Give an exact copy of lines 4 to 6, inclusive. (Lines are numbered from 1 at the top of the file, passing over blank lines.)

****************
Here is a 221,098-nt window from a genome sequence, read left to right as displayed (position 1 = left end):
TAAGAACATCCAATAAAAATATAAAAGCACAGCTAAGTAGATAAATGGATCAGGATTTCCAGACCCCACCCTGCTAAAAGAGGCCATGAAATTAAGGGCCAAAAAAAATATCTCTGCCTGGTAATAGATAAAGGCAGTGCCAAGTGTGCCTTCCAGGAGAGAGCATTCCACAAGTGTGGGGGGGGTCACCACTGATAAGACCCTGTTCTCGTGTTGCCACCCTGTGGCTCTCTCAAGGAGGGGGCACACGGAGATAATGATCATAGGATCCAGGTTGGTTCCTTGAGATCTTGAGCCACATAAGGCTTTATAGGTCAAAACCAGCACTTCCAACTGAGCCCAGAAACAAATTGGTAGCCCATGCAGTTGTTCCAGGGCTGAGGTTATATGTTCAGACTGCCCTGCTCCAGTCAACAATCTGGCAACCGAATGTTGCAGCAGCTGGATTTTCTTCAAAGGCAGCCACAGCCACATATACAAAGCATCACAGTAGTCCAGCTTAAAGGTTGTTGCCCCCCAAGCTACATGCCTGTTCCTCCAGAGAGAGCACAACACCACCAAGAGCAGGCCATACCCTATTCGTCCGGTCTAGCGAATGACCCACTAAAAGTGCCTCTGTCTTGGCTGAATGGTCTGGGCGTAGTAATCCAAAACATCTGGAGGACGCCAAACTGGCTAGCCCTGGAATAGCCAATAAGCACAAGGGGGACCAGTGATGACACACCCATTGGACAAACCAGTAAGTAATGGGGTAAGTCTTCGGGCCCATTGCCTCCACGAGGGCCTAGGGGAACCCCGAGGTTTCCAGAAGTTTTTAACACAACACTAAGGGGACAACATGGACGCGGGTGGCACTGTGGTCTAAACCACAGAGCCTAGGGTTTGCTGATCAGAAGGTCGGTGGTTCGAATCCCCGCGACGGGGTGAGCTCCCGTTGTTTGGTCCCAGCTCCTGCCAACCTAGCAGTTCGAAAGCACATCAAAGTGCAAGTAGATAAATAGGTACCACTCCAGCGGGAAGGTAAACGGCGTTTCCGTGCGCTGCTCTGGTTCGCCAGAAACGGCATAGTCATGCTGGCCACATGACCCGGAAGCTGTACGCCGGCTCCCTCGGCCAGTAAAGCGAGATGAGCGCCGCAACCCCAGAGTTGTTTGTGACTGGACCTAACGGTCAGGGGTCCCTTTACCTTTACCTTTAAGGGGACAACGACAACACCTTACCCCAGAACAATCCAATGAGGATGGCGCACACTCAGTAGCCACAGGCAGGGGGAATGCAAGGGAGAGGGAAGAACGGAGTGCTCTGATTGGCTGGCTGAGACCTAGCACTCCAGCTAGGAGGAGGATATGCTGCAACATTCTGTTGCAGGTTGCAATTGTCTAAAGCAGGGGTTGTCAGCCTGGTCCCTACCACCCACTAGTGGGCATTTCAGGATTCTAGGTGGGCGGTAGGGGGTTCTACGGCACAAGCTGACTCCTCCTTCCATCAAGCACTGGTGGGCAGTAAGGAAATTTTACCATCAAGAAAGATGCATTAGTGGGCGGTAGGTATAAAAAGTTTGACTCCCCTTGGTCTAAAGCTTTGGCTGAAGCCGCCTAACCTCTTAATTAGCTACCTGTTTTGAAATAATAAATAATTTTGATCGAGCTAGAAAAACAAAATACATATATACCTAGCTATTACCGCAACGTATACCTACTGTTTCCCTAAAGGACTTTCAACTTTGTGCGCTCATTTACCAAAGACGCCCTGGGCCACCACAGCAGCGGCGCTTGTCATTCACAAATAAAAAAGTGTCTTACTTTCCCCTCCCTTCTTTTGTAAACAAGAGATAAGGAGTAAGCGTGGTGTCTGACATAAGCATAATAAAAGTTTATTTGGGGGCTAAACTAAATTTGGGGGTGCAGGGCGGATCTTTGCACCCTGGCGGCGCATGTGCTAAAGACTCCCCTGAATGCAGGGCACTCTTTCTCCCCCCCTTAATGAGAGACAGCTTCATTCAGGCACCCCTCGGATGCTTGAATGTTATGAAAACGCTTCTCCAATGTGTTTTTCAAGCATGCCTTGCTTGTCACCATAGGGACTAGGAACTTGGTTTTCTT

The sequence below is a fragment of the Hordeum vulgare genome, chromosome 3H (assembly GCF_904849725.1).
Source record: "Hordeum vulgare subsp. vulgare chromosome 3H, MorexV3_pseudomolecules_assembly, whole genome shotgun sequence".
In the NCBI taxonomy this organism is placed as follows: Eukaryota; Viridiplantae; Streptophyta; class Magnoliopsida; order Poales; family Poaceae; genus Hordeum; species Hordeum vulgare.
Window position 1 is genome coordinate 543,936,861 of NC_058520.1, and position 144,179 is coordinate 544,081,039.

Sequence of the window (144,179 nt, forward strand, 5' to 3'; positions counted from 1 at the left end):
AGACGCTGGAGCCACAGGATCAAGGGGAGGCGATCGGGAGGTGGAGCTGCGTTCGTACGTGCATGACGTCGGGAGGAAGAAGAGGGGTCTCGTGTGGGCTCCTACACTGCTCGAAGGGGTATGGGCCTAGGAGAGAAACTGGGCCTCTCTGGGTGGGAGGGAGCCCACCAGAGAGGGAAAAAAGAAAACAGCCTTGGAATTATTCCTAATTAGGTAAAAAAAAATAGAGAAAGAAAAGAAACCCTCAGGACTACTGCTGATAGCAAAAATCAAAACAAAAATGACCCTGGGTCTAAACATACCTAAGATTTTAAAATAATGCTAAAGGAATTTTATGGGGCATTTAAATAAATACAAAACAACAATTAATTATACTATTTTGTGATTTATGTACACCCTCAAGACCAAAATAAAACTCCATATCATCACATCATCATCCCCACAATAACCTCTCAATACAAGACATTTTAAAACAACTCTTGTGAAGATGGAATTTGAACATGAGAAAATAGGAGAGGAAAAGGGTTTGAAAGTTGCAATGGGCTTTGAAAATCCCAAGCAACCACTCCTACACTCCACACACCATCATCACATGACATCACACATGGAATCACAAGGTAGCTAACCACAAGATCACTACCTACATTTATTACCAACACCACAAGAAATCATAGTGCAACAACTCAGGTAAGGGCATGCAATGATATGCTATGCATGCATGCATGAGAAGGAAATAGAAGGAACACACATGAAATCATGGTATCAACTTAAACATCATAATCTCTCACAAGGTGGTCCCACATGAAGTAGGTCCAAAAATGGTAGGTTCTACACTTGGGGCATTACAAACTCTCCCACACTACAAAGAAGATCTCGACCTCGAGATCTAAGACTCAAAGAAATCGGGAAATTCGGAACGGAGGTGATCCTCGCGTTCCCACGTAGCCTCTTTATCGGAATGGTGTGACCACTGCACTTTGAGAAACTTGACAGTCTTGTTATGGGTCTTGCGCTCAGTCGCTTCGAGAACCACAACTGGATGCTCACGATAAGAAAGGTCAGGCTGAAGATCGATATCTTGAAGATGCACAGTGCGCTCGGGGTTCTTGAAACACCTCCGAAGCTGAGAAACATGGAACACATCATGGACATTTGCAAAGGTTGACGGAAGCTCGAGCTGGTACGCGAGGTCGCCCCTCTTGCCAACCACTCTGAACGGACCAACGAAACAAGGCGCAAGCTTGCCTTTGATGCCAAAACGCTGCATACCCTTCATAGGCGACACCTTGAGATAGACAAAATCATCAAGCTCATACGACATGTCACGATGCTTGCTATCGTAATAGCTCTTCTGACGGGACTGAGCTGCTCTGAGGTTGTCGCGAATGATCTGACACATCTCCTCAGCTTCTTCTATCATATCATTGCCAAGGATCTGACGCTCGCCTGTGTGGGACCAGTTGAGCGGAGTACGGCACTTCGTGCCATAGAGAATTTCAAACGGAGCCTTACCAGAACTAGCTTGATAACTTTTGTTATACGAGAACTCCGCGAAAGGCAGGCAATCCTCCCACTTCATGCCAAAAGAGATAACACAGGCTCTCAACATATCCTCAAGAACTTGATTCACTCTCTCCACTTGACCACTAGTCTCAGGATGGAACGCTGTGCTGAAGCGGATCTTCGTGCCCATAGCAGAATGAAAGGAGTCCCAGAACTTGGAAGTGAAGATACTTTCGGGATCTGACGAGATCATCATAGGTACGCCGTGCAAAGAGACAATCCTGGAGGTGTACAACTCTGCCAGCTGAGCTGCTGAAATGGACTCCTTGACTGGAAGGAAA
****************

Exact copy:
Source record: "Hordeum vulgare subsp. vulgare chromosome 3H, MorexV3_pseudomolecules_assembly, whole genome shotgun sequence".
In the NCBI taxonomy this organism is placed as follows: Eukaryota; Viridiplantae; Streptophyta; class Magnoliopsida; order Poales; family Poaceae; genus Hordeum; species Hordeum vulgare.
Window position 1 is genome coordinate 543,936,861 of NC_058520.1, and position 144,179 is coordinate 544,081,039.